Essentially I simply reworked the Olympia pose with Patrick as subject...the meaning, if any, is ambiguous, but I was interested in tackling modesty/exposure and our relationship to the naked body in the aftermath of the camera.....but most of all I was interested in making a painting within the three day time constraints of his presence and recording it's evolution on film to try and introduce a sense of time into the finished installation. The addition of the studio sofa which the audience can sit , and two of my studio easels to hold painting and projection canvases...is really just to add to the sensations of 'being there' The short run at Kilkenny meant I won't miss them too much.

And the Music by Kevin Volans?

Part of me wanted the film to run in real time...but god that would have been dull, so I asked Kevin Volans if he had any ideas for some music to give structure to the film... I had decided not to use the original sound and I wanted the film to have an improvisational, silent film type feeling. In the end Kevin came up with a fantastic piece “Trumpet vibe Cello Piano” which gave a 22 minute time frame for us to edit the film. For me it works really well pacing the making of the painting, reflecting time and gives an off beat almost jazz experimental feel to the film.

I'd love to know if you would have any gems of wisdom to pass on to younger struggling artists?
Develop a very very thick skin, but keep your vulnerable heart.

See www.nickmiller.ie    and    www.rubicongallery.ie



The herbs like me and so I like them.

These photos are of some flowering herbs in the garden right now; Thyme, Oregano, Borage and Fennel. These are some of my favourite plants. The garden soil tends to be boggy in spots and in the summer can also be very dry. This suits herbs very well. They seem to like me, grow happily and so I like them!

All herbs are great and I love turning them into interesting salad dressings, pestos and also salsa verde which is great for fish and meat. For the salad dressing add to your favourite olive oil, mustard, honey and some garlic. For the pesto blend with oil, lemon, garlic, pinenuts or pumpkin seeds, For the salsa verde just add lemon, oil, garlic, anchovies and/or capers and give the whole thing a whizz in a blender. Most combinations work and I think parsley is good as a base.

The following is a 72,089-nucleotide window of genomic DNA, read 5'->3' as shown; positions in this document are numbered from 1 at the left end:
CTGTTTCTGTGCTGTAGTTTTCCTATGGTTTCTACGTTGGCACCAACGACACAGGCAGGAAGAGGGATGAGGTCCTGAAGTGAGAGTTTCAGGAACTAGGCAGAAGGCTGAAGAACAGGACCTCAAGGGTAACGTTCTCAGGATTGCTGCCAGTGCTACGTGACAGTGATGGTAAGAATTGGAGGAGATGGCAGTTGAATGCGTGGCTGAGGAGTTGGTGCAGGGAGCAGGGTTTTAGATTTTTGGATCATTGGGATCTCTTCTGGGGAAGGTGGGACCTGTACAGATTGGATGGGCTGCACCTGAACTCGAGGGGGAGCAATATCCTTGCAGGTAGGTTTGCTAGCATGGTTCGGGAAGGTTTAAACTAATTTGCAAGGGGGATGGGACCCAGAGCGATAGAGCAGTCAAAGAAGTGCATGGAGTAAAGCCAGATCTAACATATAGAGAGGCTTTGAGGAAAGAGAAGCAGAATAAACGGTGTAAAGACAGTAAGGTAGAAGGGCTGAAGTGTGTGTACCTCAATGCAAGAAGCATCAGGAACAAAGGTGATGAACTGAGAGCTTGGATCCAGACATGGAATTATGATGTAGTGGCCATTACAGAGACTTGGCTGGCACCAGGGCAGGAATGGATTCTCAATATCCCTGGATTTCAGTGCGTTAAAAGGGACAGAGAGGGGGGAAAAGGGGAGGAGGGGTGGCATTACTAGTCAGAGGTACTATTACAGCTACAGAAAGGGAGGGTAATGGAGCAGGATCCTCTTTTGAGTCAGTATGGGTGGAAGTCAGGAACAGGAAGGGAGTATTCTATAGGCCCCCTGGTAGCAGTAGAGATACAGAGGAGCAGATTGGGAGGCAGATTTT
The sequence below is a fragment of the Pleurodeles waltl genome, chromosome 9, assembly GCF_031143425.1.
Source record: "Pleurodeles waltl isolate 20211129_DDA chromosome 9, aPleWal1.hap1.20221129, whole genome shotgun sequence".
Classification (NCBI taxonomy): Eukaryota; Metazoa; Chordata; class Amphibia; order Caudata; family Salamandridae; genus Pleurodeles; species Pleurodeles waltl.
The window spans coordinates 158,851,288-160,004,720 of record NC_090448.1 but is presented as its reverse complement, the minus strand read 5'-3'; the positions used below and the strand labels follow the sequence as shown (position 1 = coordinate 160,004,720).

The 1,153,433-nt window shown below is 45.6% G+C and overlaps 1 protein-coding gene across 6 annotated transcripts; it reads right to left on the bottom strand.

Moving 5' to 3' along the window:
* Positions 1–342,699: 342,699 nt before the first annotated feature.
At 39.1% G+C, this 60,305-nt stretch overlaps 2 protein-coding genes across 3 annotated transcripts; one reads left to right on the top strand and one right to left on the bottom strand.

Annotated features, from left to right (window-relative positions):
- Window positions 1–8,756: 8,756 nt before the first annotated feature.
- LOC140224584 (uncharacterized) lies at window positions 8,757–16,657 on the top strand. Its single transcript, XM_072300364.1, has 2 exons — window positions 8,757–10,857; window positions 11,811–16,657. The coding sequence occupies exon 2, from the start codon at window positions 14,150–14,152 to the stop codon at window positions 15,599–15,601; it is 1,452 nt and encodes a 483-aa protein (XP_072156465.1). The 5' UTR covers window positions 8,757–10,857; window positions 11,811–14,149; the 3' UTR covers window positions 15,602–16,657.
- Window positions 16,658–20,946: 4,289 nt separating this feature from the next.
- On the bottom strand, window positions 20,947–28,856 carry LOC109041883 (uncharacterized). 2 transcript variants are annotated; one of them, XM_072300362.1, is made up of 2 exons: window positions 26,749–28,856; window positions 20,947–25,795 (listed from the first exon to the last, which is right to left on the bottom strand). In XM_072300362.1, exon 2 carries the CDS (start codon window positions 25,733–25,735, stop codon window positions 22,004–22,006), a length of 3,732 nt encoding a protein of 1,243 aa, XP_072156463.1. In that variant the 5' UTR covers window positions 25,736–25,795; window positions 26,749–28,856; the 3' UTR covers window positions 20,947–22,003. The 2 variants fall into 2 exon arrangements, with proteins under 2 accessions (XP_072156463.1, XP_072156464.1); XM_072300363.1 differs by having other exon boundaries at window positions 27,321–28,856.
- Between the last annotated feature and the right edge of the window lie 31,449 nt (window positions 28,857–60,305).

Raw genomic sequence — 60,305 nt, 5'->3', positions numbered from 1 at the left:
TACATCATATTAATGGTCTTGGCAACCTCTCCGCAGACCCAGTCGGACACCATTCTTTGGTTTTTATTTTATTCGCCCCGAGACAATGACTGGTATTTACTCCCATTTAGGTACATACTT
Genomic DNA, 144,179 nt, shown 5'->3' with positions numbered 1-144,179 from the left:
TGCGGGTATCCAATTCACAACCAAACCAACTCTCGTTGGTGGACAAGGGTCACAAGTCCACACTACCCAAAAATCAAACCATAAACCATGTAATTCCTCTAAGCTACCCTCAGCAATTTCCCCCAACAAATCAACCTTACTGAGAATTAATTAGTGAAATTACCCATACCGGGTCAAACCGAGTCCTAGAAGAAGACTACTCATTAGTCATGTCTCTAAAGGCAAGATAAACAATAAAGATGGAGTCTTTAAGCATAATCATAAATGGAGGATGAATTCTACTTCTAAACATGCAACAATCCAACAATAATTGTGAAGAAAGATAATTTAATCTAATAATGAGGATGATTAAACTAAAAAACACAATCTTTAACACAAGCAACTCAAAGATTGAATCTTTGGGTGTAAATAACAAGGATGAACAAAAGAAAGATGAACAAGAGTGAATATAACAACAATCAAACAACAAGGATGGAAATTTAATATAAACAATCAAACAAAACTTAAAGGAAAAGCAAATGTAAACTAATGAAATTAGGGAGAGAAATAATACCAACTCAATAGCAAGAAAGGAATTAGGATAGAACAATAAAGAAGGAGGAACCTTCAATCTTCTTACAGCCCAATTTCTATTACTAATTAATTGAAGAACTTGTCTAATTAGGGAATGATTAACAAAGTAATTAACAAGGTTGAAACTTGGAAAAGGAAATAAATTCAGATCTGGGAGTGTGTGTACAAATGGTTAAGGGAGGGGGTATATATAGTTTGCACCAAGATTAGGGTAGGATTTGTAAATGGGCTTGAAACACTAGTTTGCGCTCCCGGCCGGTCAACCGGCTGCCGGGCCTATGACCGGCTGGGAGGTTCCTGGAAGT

No I don't ever do quantities, I am such a lazy cook, and for that reason I am not normally a food blogger. I just get carried along by the fragrances and the character of the plants. They inspire and I follow!



Summer in the Mount Congreve garden in Waterford


In the spring I wrote about Ambrose Congreve and his amazing garden. He died in the interim at the age of 104. The gardeners say he was still very actively involved and in fact he was attending the Chelsea Flower Show in London when he passed away. These photos are from a recent July walk,  he will always be a presence there.

The earlier post from April 21st is called Perfection.


The Darker Wood, an interview with artist Lucy McKenna

Lucy McKenna is a Kilkenny artist working in multimedia, including painting, drawing, film, photography and installation. The Darker Wood is an installation for Kilkenny Arts Festival which will be in KIlkenny Castle Park and is based on work she undertook on Toronto Island, Canada in 2010. It draws on the history of that island and on fairytales. I can't imaging a better setting for her work than the Castle. These images (courtesy of the artist) are sections of the preparation in her studio. From August 5-August 14

As I am still facinated by all things creative at the moment I met Lucy online for an interview about herself and her hopes. I was attracted by her amazing photographs and her upbeat tone about art. Looking forward to seing what she does in the Castle.

What initially drew you to become a professional artist and are you glad of that decision now?

Well I have been creating art since I was small, so it was a natural progression to become an artist. I think it was just in me. I don't think it was really a conscious decision until I was older and began submitting my work to exhibitions and residencies and I realised I could so this professionally and make my career in it.

How would you describe your work?

I use multi media in my work; drawing, painting, photography, installation and video. So using these mediums I try to investigate something I am interested in, whether it is an idea or a story, and visually explain how I see it or how it makes me feel. Over time I have come to realize that my work seems to always have some element of magic, the supernatural, or spiritual, and attaching these to organic or physical elements somehow. My work is very motivated by native culture, folklore and mythology sometimes mixed with scientific subjects like particle physics or astronomy.

You have done a lot of travel through your work how is that important to you?

I have undertaken three international residencies as part of my practice so far, and these have had an immeasurable effect on my work. Living in a new environment where I am learning about a new language, culture, landscape, way of life, folklore, everything… it gives a huge momentum to my work. It has also been a fantastic way to meet new artists, collaborate with them and learn new techniques. I have made friends for life on each of the residencies I have done, so I can't promote their importance enough. I hope to undertake more residencies in the future.

What kind of process do you use on an everyday basis to stay inspired?